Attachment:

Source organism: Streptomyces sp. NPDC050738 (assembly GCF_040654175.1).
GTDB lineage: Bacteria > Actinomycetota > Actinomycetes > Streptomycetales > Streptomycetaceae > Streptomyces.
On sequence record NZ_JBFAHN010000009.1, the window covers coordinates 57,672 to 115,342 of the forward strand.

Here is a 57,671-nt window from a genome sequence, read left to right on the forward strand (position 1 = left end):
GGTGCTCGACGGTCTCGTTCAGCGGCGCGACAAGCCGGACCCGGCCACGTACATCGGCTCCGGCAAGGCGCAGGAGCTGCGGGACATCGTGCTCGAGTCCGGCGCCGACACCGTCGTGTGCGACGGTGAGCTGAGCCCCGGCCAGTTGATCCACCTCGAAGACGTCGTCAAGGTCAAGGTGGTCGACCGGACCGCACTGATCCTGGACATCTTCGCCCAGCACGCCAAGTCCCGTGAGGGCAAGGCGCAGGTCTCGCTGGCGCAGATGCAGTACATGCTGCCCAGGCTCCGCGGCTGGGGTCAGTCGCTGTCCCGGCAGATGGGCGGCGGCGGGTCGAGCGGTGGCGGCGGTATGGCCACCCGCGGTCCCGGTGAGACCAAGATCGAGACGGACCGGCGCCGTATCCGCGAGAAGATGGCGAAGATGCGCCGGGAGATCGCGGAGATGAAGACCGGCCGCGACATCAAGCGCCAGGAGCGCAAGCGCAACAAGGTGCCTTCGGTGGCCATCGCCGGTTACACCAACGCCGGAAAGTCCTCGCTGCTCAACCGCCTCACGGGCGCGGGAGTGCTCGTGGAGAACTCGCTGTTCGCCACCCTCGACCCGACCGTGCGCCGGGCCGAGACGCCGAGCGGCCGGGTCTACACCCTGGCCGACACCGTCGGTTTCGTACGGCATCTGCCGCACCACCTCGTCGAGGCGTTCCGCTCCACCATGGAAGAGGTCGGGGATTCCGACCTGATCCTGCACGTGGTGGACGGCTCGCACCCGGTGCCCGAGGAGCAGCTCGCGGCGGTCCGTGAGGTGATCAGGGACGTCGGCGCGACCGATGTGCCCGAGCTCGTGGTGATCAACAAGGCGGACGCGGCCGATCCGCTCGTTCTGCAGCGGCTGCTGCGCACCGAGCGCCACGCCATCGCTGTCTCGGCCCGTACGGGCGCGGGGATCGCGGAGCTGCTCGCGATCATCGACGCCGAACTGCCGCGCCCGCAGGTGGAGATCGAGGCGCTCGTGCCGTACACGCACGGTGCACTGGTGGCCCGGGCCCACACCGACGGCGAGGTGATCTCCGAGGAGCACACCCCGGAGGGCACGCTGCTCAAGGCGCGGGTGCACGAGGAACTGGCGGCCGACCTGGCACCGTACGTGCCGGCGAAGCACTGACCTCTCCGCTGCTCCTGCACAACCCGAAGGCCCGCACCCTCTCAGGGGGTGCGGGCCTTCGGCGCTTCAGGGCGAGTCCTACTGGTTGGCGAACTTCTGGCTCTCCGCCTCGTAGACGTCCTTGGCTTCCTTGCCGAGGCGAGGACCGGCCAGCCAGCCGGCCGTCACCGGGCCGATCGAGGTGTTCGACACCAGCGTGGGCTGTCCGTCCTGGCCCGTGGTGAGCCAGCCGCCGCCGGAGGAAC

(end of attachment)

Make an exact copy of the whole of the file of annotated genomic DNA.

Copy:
Source organism: Streptomyces sp. NPDC050738 (assembly GCF_040654175.1).
GTDB lineage: Bacteria > Actinomycetota > Actinomycetes > Streptomycetales > Streptomycetaceae > Streptomyces.
On sequence record NZ_JBFAHN010000009.1, the window covers coordinates 57,672 to 115,342 of the forward strand.

Here is a 57,671-nt window from a genome sequence, read left to right on the forward strand (position 1 = left end):
GGTGCTCGACGGTCTCGTTCAGCGGCGCGACAAGCCGGACCCGGCCACGTACATCGGCTCCGGCAAGGCGCAGGAGCTGCGGGACATCGTGCTCGAGTCCGGCGCCGACACCGTCGTGTGCGACGGTGAGCTGAGCCCCGGCCAGTTGATCCACCTCGAAGACGTCGTCAAGGTCAAGGTGGTCGACCGGACCGCACTGATCCTGGACATCTTCGCCCAGCACGCCAAGTCCCGTGAGGGCAAGGCGCAGGTCTCGCTGGCGCAGATGCAGTACATGCTGCCCAGGCTCCGCGGCTGGGGTCAGTCGCTGTCCCGGCAGATGGGCGGCGGCGGGTCGAGCGGTGGCGGCGGTATGGCCACCCGCGGTCCCGGTGAGACCAAGATCGAGACGGACCGGCGCCGTATCCGCGAGAAGATGGCGAAGATGCGCCGGGAGATCGCGGAGATGAAGACCGGCCGCGACATCAAGCGCCAGGAGCGCAAGCGCAACAAGGTGCCTTCGGTGGCCATCGCCGGTTACACCAACGCCGGAAAGTCCTCGCTGCTCAACCGCCTCACGGGCGCGGGAGTGCTCGTGGAGAACTCGCTGTTCGCCACCCTCGACCCGACCGTGCGCCGGGCCGAGACGCCGAGCGGCCGGGTCTACACCCTGGCCGACACCGTCGGTTTCGTACGGCATCTGCCGCACCACCTCGTCGAGGCGTTCCGCTCCACCATGGAAGAGGTCGGGGATTCCGACCTGATCCTGCACGTGGTGGACGGCTCGCACCCGGTGCCCGAGGAGCAGCTCGCGGCGGTCCGTGAGGTGATCAGGGACGTCGGCGCGACCGATGTGCCCGAGCTCGTGGTGATCAACAAGGCGGACGCGGCCGATCCGCTCGTTCTGCAGCGGCTGCTGCGCACCGAGCGCCACGCCATCGCTGTCTCGGCCCGTACGGGCGCGGGGATCGCGGAGCTGCTCGCGATCATCGACGCCGAACTGCCGCGCCCGCAGGTGGAGATCGAGGCGCTCGTGCCGTACACGCACGGTGCACTGGTGGCCCGGGCCCACACCGACGGCGAGGTGATCTCCGAGGAGCACACCCCGGAGGGCACGCTGCTCAAGGCGCGGGTGCACGAGGAACTGGCGGCCGACCTGGCACCGTACGTGCCGGCGAAGCACTGACCTCTCCGCTGCTCCTGCACAACCCGAAGGCCCGCACCCTCTCAGGGGGTGCGGGCCTTCGGCGCTTCAGGGCGAGTCCTACTGGTTGGCGAACTTCTGGCTCTCCGCCTCGTAGACGTCCTTGGCTTCCTTGCCGAGGCGAGGACCGGCCAGCCAGCCGGCCGTCACCGGGCCGATCGAGGTGTTCGACACCAGCGTGGGCTGTCCGTCCTGGCCCGTGGTGAGCCAGCCGCCGCCGGAGGAAC